What has this produced? I know in me, utter revulsion at groups like the KKK, skin heads, Neo-Nazis, etc, but just a mild disgust with other supremacist groups of other races, such as the Black Panthers. There was also a contempt towards capitalism as well as white men.

I'd love to hear your thoughts on this, though. If you think this is the way history should be presented, please say so and why! If you were taught otherwise, say so! That was my education in the North Shore of Chicago. I'm sure it's different in other regions of the US, too.




posted on Aug, 26 2008 @ 07:09 PM
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History is a Gordian Knot, always tugged tighter by the hands of time.

I too was given a "slanted" education, but years before your own. Back then, in the '50s, Americans were all shown as white, all the decision makers and intelligencia were white males. In those days, America could do no wrong.

The slant then was that Manifest Destiny, while not exactly a wholesome idea, benefited the poor idiot Red Children in the end, so it was overall better for them to be subjugated than mindlessly muddling through heathen lives.

The Civil War was fought to free slaves, according to the history of that day. But it seems the next chapter pointed out only the new jobs freed blacks found in the North, with no mention of a phrase even resembling "Economic Slavery". Again, white men bettered a race by finding more productive and less costly methods of exploitation, and the history of that era gave glowing accounts of how these white males had helped them prosper.

And so the pendulum swings back and forth, and it is our lot to seek the truth in those spaces between all the lies.



posted on Aug, 26 2008 @ 08:13 PM
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The civil war was not started to free slaves. That was thrown in later on because the north was losing. It was about States Rights. Something to think about.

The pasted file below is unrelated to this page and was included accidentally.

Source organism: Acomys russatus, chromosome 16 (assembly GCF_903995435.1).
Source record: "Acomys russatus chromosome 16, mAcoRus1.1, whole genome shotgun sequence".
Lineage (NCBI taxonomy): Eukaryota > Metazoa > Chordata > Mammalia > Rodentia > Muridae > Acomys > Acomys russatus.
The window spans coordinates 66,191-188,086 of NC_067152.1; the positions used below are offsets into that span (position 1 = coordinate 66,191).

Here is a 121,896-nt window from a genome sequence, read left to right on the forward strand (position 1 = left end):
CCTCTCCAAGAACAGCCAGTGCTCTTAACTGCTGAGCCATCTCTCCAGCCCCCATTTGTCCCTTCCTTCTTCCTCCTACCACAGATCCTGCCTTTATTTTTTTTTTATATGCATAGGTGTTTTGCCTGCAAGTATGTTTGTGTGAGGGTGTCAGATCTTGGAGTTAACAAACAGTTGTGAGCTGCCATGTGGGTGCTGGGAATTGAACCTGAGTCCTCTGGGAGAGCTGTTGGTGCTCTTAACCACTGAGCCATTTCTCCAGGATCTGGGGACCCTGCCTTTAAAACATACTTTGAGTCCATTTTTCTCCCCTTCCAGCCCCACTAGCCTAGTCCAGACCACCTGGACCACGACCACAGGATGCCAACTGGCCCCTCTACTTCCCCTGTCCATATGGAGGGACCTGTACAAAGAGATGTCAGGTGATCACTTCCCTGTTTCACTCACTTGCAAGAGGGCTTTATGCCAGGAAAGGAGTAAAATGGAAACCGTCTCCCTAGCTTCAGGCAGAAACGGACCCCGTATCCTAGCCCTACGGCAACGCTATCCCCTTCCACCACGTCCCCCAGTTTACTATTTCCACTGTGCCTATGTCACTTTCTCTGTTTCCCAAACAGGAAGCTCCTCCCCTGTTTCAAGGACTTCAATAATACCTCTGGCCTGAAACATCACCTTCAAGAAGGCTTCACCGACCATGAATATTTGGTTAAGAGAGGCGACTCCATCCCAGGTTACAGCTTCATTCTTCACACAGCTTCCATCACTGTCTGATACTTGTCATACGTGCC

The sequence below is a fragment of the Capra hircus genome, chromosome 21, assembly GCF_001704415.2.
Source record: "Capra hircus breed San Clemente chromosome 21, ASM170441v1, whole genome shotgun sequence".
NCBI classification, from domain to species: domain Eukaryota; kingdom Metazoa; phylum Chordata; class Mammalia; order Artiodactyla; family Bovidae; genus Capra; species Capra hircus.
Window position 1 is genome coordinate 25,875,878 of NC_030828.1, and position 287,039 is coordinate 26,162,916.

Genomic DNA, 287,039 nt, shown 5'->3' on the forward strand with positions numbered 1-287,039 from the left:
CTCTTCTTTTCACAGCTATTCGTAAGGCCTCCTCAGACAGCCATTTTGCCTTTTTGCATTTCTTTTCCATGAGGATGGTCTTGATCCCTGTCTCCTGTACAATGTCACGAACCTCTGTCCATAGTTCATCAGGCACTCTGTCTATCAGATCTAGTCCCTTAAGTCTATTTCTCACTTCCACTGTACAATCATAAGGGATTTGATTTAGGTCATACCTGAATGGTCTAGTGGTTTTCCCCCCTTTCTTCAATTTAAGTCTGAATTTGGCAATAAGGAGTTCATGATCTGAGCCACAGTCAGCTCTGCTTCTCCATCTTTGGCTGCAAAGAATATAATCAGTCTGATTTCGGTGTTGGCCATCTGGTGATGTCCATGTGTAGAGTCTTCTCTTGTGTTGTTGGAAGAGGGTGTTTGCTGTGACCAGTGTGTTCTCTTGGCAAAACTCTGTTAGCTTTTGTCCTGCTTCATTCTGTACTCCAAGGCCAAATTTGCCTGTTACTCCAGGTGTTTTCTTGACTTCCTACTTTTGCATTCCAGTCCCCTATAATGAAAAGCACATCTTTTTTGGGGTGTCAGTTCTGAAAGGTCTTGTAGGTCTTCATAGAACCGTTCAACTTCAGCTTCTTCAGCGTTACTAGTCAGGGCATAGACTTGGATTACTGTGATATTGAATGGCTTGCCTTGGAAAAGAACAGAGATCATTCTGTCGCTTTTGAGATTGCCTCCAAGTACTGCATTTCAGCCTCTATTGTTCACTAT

posted on Aug, 26 2008 @ 08:37 PM
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I enjoyed the read. I do however, want to point out that we also interned Germans as well as Italians too during the War years. I mean other wise US citizens from that ancestry, not POWS.
Thanks,
Vance



posted on Aug, 26 2008 @ 10:54 PM
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Its was my junior year of high school I think, we had a lady who was running for state board of education. Come in our economics class to give us some spill on her ideals and what not.

She started to ask us some simple questions about history, One of the questions was " what was the first American colony ? ''

She did not emphasize on the question any further then that. So I raised my hand and said Roanoke. She looked at me and scowled pointing to another student who said James Town. She applauded and said correct !

Being the Defiant outspoken person that I am, I stood up and said no your wrong its Roanoke. She said no your wrong, I looked at my teacher who just smiled at me because he knew what was coming.

and then I proceeded to call a state politician a lying Bitch, and stormed out of the room.



posted on Aug, 26 2008 @ 11:20 PM
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What's interesting, though, is that it is not the case if you delve into history on your own. The full story is out there, or at least was/is since I was in school (it may not have been there in the 50s), yet it is not presented. Instead, a slanted version that is in conformance with educational culture is.

I think you nailed it on the head, though, in that it is a pendular effect, in that those who were taught that the heroic white man swooped in and saved the day for every other race out there learned that that wasn't entirely accurate may have caused many individuals who are now in charge of educational curriculum want to correct what they saw to be a fallacy. Unfortunately, as is so often the case in our human condition, the reaction to correct it was to do exactly the opposite of what they experienced, rather than balance it. Interesting...